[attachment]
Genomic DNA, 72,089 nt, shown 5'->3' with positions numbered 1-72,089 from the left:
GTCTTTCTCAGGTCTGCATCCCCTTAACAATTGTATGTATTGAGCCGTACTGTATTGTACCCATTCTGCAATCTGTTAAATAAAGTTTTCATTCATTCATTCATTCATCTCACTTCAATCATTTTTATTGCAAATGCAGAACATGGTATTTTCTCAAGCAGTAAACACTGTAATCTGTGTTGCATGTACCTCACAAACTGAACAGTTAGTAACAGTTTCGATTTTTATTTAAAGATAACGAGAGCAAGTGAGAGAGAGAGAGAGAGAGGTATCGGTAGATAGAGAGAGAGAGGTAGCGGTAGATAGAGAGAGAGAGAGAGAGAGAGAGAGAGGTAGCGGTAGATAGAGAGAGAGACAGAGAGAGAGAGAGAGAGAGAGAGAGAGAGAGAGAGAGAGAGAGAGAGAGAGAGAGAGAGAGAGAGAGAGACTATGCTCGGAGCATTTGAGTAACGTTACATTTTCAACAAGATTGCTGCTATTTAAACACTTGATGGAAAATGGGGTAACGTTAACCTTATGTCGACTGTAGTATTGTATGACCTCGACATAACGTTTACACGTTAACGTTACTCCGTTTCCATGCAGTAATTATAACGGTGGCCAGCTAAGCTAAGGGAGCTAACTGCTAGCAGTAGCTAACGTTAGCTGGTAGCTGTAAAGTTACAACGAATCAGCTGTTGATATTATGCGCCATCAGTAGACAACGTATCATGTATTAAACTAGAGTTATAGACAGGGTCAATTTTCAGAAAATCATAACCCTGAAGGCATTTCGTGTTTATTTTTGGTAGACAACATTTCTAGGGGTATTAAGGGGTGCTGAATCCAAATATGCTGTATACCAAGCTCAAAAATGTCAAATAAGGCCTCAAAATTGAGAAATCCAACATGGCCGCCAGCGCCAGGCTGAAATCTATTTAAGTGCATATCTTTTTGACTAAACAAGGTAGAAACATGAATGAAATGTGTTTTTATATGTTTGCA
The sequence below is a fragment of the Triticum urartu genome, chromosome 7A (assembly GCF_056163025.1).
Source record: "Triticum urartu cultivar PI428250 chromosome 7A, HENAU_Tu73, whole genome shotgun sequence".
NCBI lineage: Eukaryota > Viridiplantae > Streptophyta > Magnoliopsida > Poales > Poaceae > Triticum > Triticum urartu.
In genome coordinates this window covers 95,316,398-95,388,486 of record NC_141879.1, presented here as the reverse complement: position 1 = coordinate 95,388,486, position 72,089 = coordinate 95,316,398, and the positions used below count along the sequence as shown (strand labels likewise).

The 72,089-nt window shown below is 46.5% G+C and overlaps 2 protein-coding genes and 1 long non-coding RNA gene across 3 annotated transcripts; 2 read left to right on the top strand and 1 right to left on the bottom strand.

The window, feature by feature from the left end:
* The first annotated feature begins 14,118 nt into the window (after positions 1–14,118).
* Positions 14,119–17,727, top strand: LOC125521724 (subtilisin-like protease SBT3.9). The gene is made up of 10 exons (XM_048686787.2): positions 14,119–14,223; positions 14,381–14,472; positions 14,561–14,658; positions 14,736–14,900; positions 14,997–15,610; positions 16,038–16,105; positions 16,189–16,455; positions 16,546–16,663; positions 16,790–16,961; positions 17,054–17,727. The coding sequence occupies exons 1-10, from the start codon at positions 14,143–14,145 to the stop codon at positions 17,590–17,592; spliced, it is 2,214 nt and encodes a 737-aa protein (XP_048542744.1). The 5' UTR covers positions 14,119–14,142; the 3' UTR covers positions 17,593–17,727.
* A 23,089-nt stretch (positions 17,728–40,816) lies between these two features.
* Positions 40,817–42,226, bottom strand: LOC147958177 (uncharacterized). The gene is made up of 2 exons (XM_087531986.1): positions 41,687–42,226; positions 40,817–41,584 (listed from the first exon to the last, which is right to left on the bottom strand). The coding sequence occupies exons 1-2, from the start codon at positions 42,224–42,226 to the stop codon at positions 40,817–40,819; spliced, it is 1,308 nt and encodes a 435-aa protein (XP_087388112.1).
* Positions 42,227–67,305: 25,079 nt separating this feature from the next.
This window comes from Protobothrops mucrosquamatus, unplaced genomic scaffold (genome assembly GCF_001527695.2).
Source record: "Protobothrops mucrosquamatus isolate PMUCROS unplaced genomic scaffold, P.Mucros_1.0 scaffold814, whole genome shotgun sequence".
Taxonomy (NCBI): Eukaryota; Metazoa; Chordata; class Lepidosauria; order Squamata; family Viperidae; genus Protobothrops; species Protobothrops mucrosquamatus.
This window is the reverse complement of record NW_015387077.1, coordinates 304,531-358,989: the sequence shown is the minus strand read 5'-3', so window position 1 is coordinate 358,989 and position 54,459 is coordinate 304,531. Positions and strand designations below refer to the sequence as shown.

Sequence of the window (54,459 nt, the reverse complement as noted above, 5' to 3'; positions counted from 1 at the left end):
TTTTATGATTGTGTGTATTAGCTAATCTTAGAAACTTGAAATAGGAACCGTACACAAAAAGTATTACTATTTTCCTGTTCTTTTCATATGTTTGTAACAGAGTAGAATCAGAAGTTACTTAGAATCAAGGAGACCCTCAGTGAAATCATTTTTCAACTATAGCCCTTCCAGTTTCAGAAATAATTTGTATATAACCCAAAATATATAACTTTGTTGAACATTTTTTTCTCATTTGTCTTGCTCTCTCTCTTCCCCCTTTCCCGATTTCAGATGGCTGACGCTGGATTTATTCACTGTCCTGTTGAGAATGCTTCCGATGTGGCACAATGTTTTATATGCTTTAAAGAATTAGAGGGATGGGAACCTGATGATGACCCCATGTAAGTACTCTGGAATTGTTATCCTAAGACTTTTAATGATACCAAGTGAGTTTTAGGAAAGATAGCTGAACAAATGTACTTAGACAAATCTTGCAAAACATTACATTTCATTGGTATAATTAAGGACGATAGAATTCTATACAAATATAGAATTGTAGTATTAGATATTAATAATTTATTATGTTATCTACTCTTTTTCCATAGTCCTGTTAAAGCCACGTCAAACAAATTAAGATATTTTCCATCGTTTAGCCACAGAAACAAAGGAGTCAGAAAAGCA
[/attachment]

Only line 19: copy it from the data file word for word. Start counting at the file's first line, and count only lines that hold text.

TTTTATGATTGTGTGTATTAGCTAATCTTAGAAACTTGAAATAGGAACCGTACACAAAAAGTATTACTATTTTCCTGTTCTTTTCATATGTTTGTAACAGAGTAGAATCAGAAGTTACTTAGAATCAAGGAGACCCTCAGTGAAATCATTTTTCAACTATAGCCCTTCCAGTTTCAGAAATAATTTGTATATAACCCAAAATATATAACTTTGTTGAACATTTTTTTCTCATTTGTCTTGCTCTCTCTCTTCCCCCTTTCCCGATTTCAGATGGCTGACGCTGGATTTATTCACTGTCCTGTTGAGAATGCTTCCGATGTGGCACAATGTTTTATATGCTTTAAAGAATTAGAGGGATGGGAACCTGATGATGACCCCATGTAAGTACTCTGGAATTGTTATCCTAAGACTTTTAATGATACCAAGTGAGTTTTAGGAAAGATAGCTGAACAAATGTACTTAGACAAATCTTGCAAAACATTACATTTCATTGGTATAATTAAGGACGATAGAATTCTATACAAATATAGAATTGTAGTATTAGATATTAATAATTTATTATGTTATCTACTCTTTTTCCATAGTCCTGTTAAAGCCACGTCAAACAAATTAAGATATTTTCCATCGTTTAGCCACAGAAACAAAGGAGTCAGAAAAGCA